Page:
Knoxville heavy rock outfit Horns of the Headless has been in the works for four years but only recently solidified its roster. After revamping its lineup, the reinvigorated act looks to record its first official release on Dec. 22.
When founding members, guitarist Blake Womack and vocalist Mike Walls, parted ways with the band's rhythm section after its first gig, Horns of the Headless was nearly a failure to launch. A discouraged Womack was convinced to keep the act alive by the resilient Walls, and replacements were found in drummer Derek Harvey (also of Pick Up the Snake and Skeyebone) and bassist Duane Turnbill. Upon Turnbill's departure in September, the act was once again left with a vacancy that it quickly filled with an enthusiastic Sara Washington (of the currently shelved Lost Holiday), who had long been a follower of the band. This latest addition has revived the band's passion and caused an objective re-examination of its early material.
"We got sick of the cookie-cutter rock and roll that was on the radio in those days, and we decided to make our own music," says Womack of the band's formative years. "If you want something done right, you've got to do it yourself. The band name came about to keep a sense of humor. Horns of the Headless started out as a funny name, and it just stuck. We like to keep a sense of humor in this crazy business."
"We've grown as a band," says Walls on the band's development. "We're writing new songs together, so the new stuff is a result of a full band input, as opposed to the older songs, which were the brainchildren of a couple of members. The result is that there's less pressure on Blake to write everything. ... With the addition of Sara, we became reacquainted with the songs as Sara was learning them. It made us take a fresh look at songs that we had been playing for a bit."
Although heavy, the band is adamant that its style is not metal, citing Walls' clear and melodic vocals. Influenced by bands such as Motorhead, Horns of the Headless is self-described as a hybrid of thrash and punk. As such, the act is subject to the recurring problem of a lack of diverse local venues catering to heavier rock styles. With the loss of hubs like The Corner Lounge and more recently The Ciderhouse, raucous, high-energy shows are down to but a few outlets. HotH hopes fans and venues alike will see the distinction in its style and recognize its broader accessibility versus the guttural growling and screaming of traditional metal acts with which it is often grouped.
"Our music is a little heavier than a lot of bands who play at most downtown venues," Womack admits. "As a result, it's not going to be as accessible as music that's not as loud, (but) the melodic nature of our music reaches people who normally wouldn't get into the heavier stuff. ... Our tightness and speed set us apart. Just because we play heavy rock, we get lumped in with a lot of metal bands. We're faster than we are heavy."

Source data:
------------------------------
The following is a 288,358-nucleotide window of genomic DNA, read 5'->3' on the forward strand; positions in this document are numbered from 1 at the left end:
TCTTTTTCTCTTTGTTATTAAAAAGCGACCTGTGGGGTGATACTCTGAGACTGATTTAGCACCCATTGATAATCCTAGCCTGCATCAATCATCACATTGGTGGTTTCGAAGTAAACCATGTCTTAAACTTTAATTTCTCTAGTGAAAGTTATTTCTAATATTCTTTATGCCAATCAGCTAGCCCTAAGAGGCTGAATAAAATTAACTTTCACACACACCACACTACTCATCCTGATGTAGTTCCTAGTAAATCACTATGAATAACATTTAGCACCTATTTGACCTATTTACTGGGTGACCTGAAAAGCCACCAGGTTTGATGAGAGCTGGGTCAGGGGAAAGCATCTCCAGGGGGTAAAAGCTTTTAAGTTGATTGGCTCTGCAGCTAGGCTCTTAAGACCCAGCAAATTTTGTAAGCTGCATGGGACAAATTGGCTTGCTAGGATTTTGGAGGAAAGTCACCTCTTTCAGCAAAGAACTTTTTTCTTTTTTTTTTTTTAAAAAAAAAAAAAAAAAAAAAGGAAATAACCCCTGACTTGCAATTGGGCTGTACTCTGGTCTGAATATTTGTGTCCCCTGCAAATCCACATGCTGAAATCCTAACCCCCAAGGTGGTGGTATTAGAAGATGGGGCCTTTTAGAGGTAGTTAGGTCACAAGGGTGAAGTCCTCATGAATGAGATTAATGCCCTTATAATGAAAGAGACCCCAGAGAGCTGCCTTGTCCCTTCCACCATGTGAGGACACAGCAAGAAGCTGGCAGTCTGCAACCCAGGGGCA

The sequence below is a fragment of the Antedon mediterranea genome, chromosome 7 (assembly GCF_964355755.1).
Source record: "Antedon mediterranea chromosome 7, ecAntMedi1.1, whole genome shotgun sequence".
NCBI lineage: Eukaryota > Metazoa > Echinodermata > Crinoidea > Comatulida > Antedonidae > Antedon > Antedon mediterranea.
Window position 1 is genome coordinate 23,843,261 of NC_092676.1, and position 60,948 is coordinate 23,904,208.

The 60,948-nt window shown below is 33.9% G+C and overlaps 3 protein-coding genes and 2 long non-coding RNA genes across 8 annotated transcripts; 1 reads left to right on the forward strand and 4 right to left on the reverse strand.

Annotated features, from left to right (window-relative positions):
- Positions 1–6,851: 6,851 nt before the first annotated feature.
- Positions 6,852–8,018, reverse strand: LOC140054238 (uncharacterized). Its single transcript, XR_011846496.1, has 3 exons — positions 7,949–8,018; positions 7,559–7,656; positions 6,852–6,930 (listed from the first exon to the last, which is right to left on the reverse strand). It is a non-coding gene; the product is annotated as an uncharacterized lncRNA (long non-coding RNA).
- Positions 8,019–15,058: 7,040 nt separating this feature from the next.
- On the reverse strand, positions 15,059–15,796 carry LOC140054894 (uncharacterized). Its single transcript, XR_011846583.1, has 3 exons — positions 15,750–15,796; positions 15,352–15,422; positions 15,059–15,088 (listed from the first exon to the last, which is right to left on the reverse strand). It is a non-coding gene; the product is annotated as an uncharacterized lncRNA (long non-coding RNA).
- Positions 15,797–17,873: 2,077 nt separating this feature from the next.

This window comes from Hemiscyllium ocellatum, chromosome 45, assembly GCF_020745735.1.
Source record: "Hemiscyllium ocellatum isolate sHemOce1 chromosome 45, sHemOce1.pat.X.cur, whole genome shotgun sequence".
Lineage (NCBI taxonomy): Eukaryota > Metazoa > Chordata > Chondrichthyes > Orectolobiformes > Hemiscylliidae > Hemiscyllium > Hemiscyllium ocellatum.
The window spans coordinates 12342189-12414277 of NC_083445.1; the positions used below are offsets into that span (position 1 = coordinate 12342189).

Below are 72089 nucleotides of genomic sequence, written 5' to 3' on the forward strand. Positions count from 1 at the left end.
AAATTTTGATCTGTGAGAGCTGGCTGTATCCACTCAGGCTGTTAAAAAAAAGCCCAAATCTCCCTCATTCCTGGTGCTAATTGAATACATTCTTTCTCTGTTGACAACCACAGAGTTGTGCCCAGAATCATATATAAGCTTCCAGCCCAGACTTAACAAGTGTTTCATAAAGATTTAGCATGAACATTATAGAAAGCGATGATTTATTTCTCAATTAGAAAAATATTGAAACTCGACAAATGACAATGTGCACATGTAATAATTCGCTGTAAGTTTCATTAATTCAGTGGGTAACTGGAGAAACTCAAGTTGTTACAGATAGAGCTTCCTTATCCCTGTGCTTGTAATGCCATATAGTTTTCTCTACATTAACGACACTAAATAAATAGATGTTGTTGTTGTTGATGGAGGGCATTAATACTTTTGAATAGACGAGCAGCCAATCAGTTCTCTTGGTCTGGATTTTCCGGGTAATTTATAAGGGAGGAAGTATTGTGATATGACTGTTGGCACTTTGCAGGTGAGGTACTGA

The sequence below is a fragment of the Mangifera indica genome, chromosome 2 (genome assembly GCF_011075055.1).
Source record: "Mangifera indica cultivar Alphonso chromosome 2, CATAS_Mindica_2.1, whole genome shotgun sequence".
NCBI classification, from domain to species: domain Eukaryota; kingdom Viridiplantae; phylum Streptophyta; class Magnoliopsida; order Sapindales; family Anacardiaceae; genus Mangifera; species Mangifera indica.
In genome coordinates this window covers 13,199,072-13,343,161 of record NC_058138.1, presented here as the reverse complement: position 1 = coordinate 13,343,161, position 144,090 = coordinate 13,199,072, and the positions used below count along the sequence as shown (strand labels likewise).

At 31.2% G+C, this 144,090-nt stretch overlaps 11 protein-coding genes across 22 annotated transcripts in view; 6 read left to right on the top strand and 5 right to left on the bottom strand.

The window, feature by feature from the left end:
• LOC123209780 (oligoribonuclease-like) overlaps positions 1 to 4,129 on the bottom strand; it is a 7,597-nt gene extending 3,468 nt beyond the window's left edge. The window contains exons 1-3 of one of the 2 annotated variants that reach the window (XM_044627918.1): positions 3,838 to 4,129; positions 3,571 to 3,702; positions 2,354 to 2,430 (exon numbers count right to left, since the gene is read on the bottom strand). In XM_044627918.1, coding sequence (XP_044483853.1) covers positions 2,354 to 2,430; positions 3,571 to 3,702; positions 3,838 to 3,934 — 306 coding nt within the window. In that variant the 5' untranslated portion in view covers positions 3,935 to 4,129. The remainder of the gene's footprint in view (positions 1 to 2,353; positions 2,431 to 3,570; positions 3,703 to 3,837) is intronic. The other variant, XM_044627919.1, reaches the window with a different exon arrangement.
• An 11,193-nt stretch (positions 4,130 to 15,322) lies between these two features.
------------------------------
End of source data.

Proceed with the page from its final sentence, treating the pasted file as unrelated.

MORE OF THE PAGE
"The music and the live show are very energetic," adds Washington. "We aren't a heavy metal band by any means — not that there's anything wrong with that. We have elements of speed, punk, thrash, whatever, but we're not confined to any of those genres. We play hard rock with a punk feel. As a fan, I loved to go see HotH because the show would take away my everyday concerns and put me in a happy place. Now that I'm a member, it's important to me to do our best for our paying audiences. We feel a responsibility to produce a fun atmosphere where our audience can let loose and enjoy themselves.
"Tim Lee 3 and The Theorizt recently had a show at The Well and called it 'The Blender,' since there was hip-hop and rock on the same bill. The result was very successful — each band has its own audience, and this was a chance to introduce each audience to a local band they might not have otherwise sought out."
Assuming the Mayan prophesied apocalypse scheduled for Dec. 21 turns out to be a dud, Horns of the Headless will take new material into Soundtrack Black Studio on Dec. 22. The recording effort, overseen by Joel Stooksbury, will result in a free digital release the band expects to be ready by February 2013.
"We're going to do it old school," explains Womack. "We'll go into the studio, warm up and then push record and play. We want to capture the energy that is generated when we all play together as opposed to recording each instrument at a time. It was good enough for the Beatles, so we're going to try it. ... The goal of the next recording session isn't necessarily to release the songs on a physical product. This will be to put some songs on the Internet so people can get to know us. We're not sure about releasing the songs in a physical format yet. We'd just like a few more songs to put out online that will be downloadable for free. We want to be able to offer something to get our name out there."
Horns of the Headless
With: Luminoth and Signs of Life
When: 10 p.m. Friday, Dec. 14
Where: The Well, 4620 Kingston Pike
© 2012, Knoxville News Sentinel Co.
Want to use this article? Click here for options!